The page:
Don’t Do This! Don’t Do That!

Remember when you were a kid growing up, and the days you felt like all your parents were telling you was, don’t do this! don’t do that! That’s how we feel about Lent sometimes, we feel like, oh man, what do I have to stop doing for 40 days? Why do I have to go out into the wilderness with Jesus? I’m being a good Christian already, I can’t see anything that I need to change in my life. What’s wrong with my life the way it is? I read an article a few years back that said that it takes forty days to form a (good) habit. It’s funny how God already had that covered with Lent. He’s always way ahead of us, but He’s patient, and understands that it usually takes time for us to catch on. Forty days goes by in a blink of an eye, but these forty days can last for eternity. How does the old saying go? “What we do on earth today echoes for eternity”

So when we start thinking about Lent, we should think in terms of eternity, and ask ourselves what can I do, or change about myself that will echo for eternity, in the way I would want it to. The word Lent originally meant spring season. For us in the church, its meaning is more significant. We use the meaning that comes from the Latin term quadragisima (think I spelled that right), meaning forty days or more literally the fortieth day. Our journey begins on Ash Wednesday. The ashes we receive on Ash Wednesday come from the previous years Palm Sunday. They are not a Sacrament, they are a Sacramental, but as a Sacrament the ashes are as the saying goes, “A visible sign of an invisible reality,” a sign of change and repentance for us. There are many examples of ashes being used as a sign of humility, repentance, and change, in both the Old Testament, and the New. Daniel 9:3 says “Then I turned my face to the Lord God, seeking him by prayer and supplications with fasting and sackcloth and ashes.” Matthew 11:21 says “Woe to you, Chora’zin! woe to you, Beth-sa’ida! for if the mighty works done in you had been done in Tyre and Sidon, they would have repented long ago in sackcloth and ashes.”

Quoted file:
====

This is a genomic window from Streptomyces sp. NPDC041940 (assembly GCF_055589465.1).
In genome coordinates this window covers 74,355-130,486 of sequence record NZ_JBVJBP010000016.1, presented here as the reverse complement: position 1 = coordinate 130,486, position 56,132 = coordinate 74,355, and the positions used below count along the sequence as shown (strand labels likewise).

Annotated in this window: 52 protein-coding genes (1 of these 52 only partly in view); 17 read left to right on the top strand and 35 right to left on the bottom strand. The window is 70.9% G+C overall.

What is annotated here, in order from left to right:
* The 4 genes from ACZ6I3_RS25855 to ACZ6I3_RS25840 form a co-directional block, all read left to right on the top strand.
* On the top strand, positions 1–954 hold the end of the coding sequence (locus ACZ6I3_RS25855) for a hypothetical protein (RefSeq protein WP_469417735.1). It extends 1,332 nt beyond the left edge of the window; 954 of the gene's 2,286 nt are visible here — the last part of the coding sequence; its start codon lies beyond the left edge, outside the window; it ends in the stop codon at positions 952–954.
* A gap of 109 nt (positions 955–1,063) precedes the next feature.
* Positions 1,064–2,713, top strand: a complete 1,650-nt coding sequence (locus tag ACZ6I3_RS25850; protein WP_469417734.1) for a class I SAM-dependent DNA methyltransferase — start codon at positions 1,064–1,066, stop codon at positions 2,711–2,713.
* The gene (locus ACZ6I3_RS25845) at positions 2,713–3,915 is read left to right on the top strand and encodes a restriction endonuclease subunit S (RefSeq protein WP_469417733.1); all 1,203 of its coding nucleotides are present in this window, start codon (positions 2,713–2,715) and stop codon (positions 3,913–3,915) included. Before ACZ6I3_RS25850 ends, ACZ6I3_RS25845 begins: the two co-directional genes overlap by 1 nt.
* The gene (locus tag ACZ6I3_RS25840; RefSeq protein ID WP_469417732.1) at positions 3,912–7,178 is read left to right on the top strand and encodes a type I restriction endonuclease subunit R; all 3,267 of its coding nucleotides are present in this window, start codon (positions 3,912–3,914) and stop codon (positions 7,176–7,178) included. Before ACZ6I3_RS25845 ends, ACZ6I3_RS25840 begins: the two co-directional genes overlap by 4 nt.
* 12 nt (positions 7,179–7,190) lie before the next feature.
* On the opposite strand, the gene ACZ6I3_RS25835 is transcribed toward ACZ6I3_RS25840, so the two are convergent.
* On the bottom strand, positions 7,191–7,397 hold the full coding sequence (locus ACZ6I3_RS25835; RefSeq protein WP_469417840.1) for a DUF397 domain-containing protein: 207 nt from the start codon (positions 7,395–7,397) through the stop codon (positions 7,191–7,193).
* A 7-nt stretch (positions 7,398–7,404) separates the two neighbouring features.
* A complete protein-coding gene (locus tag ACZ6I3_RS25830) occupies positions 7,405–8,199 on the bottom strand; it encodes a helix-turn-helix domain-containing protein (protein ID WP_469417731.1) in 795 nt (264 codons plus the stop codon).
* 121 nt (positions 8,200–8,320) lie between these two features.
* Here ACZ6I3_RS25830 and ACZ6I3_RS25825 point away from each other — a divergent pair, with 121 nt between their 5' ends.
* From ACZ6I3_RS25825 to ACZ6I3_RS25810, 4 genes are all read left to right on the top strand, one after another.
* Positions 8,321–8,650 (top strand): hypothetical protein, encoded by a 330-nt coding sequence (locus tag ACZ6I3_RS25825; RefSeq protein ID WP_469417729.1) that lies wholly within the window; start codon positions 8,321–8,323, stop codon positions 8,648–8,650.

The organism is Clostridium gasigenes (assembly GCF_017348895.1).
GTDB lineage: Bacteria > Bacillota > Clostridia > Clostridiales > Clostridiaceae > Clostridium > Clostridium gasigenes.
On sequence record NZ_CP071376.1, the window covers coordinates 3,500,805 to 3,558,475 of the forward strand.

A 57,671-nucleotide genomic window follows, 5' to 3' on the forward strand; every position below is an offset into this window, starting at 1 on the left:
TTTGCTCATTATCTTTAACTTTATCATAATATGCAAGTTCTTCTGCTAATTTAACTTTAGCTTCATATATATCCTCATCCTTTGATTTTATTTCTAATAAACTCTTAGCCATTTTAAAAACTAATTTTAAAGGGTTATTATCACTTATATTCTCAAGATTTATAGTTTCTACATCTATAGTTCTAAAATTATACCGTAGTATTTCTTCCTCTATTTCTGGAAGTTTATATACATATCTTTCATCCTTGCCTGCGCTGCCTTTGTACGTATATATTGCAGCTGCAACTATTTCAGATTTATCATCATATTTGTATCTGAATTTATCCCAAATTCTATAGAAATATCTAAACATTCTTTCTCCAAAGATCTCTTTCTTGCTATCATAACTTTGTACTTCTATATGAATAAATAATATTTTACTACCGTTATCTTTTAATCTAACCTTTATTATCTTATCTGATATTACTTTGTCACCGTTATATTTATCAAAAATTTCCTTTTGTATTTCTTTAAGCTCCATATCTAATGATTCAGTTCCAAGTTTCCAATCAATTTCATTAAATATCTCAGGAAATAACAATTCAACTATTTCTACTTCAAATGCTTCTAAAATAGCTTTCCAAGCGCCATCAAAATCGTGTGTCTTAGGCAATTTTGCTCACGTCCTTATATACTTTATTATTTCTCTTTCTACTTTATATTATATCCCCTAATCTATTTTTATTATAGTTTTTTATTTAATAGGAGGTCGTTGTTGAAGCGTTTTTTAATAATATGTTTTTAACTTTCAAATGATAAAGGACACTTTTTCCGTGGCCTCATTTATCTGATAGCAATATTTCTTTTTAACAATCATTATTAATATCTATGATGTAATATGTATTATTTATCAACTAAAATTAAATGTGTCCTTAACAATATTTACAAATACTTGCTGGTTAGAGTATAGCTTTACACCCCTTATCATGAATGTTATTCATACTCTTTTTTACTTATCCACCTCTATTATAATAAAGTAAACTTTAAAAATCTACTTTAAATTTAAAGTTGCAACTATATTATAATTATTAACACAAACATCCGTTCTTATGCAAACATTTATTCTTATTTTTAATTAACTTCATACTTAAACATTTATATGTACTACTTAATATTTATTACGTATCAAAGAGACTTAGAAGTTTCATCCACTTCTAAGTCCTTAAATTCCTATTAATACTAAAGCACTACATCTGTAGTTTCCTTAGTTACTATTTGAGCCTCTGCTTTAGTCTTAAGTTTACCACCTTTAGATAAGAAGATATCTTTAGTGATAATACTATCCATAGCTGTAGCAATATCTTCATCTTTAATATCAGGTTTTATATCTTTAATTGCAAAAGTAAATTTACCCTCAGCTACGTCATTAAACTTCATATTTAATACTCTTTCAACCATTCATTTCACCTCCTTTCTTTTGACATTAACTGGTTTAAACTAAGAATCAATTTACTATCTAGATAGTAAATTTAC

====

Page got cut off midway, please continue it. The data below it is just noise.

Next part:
O.K., we’ve established a reason to participate in Lent, now what do we do? What should our goal be? It’s pretty simple, ask yourself, what can I do that will help me fall in love with Jesus? (That may sound a little corny, but, bottom line, it’s the truth.) Because we can do this, and stop doing that, we can change this, and we can change that about ourselves, but if it doesn’t help us truly fall in love with Jesus, then its for not. Everything the church and the bible teach us is to help us do just that, FALL IN LOVE WITH JESUS. That should be our first step, our first leap, toward eternal happiness.

Lent is the season for change, permanent change, not just forty days. Find something that is going to change you for the better, and most importantly, help you fall in love with Jesus. Don’t be afraid to walk out into the wilderness, your not alone. Remember when Jesus went out into the wilderness after He was baptized and was tempted by Satan in Luke 4:1-13, Jesus gave us the perfect weapon to fight Satan’s temptations, the Bible. He used scripture to refute every temptation that Satan through His way. So don’t be afraid to walk out into the wilderness, read the Bible, find what you’ve been looking for, and change. Remember this saying; “It’s impossible to love Jesus if you do not know Him, and it’s impossible to know Him and not love Him” Fall in love today, with the one who truly loves you, “Jesus.”

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  • Mel

    Robert’s comments are short,sweet and the Truth. ┬áHere’s to a re-energized and long lived good Lent.